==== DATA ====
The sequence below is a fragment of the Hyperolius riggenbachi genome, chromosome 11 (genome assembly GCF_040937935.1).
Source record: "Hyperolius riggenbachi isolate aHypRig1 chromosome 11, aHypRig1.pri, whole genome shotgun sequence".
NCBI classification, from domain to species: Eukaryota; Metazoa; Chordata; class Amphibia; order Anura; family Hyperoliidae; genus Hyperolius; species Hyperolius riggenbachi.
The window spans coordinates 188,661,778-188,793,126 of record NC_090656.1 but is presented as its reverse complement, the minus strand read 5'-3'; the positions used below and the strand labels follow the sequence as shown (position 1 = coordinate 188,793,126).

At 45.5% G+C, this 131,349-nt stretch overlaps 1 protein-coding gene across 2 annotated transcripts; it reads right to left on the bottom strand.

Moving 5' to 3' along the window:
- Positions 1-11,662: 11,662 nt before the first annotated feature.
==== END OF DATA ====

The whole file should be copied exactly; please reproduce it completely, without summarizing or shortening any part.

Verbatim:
The sequence below is a fragment of the Hyperolius riggenbachi genome, chromosome 11 (genome assembly GCF_040937935.1).
Source record: "Hyperolius riggenbachi isolate aHypRig1 chromosome 11, aHypRig1.pri, whole genome shotgun sequence".
NCBI classification, from domain to species: Eukaryota; Metazoa; Chordata; class Amphibia; order Anura; family Hyperoliidae; genus Hyperolius; species Hyperolius riggenbachi.
The window spans coordinates 188,661,778-188,793,126 of record NC_090656.1 but is presented as its reverse complement, the minus strand read 5'-3'; the positions used below and the strand labels follow the sequence as shown (position 1 = coordinate 188,793,126).

At 45.5% G+C, this 131,349-nt stretch overlaps 1 protein-coding gene across 2 annotated transcripts; it reads right to left on the bottom strand.

Moving 5' to 3' along the window:
- Positions 1-11,662: 11,662 nt before the first annotated feature.